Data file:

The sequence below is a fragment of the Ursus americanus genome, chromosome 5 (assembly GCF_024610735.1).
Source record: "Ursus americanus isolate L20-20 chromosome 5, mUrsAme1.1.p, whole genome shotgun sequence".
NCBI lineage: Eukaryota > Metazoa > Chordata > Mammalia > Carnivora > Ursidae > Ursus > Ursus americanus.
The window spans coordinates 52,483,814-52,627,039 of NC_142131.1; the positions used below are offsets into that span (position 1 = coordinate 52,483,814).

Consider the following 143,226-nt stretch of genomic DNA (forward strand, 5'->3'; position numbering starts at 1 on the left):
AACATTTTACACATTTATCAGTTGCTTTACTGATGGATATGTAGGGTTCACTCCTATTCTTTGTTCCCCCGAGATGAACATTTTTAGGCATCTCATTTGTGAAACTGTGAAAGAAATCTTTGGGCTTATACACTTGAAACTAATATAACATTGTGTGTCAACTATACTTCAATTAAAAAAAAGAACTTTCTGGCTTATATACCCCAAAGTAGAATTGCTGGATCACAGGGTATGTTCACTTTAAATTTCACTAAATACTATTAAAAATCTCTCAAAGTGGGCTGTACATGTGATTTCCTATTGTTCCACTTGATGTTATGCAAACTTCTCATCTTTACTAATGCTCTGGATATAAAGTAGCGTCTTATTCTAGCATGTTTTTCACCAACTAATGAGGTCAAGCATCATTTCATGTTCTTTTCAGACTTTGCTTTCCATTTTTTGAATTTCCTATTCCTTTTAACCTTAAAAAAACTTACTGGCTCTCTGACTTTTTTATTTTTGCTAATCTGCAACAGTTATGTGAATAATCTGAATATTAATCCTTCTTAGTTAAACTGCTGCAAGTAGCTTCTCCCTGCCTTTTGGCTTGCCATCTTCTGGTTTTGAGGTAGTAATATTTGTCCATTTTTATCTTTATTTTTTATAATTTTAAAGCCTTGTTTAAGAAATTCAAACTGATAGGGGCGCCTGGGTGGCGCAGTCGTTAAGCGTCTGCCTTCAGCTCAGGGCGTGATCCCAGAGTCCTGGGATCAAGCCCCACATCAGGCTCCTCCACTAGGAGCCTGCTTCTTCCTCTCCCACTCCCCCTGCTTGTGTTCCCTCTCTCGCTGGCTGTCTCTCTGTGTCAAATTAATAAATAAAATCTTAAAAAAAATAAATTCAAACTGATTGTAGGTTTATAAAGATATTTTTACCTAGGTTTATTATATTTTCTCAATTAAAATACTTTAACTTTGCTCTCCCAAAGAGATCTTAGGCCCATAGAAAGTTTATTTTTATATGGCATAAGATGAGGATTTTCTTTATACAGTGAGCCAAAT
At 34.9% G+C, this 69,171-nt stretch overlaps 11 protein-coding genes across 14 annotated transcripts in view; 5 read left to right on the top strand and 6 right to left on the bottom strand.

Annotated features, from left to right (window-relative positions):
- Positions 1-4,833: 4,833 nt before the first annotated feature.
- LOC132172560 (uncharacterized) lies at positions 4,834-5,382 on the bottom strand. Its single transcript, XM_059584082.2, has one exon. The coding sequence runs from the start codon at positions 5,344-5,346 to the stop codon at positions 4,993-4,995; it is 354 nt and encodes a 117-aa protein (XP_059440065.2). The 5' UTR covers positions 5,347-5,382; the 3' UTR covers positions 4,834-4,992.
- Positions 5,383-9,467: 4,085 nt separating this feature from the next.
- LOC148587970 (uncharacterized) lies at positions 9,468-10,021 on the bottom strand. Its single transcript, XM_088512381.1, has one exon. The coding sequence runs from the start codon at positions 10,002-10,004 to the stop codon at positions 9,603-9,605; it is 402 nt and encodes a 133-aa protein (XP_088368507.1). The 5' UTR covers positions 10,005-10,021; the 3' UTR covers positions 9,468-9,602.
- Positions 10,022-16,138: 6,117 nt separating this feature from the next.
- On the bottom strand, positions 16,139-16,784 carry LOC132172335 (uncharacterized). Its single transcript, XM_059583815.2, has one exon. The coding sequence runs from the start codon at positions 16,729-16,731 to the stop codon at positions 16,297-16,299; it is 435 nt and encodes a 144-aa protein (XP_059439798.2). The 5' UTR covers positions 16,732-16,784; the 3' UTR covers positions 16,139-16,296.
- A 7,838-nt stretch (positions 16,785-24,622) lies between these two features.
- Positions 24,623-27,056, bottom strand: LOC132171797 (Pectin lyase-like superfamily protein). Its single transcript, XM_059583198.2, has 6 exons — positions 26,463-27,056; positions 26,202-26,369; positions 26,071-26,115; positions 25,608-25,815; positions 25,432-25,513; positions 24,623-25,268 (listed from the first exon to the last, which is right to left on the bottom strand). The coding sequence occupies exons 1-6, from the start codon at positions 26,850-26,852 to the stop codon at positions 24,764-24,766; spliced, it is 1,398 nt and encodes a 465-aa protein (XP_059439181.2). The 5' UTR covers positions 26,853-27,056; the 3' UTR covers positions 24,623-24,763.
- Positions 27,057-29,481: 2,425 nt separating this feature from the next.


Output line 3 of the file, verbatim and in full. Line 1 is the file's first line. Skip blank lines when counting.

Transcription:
NCBI lineage: Eukaryota > Metazoa > Chordata > Mammalia > Carnivora > Ursidae > Ursus > Ursus americanus.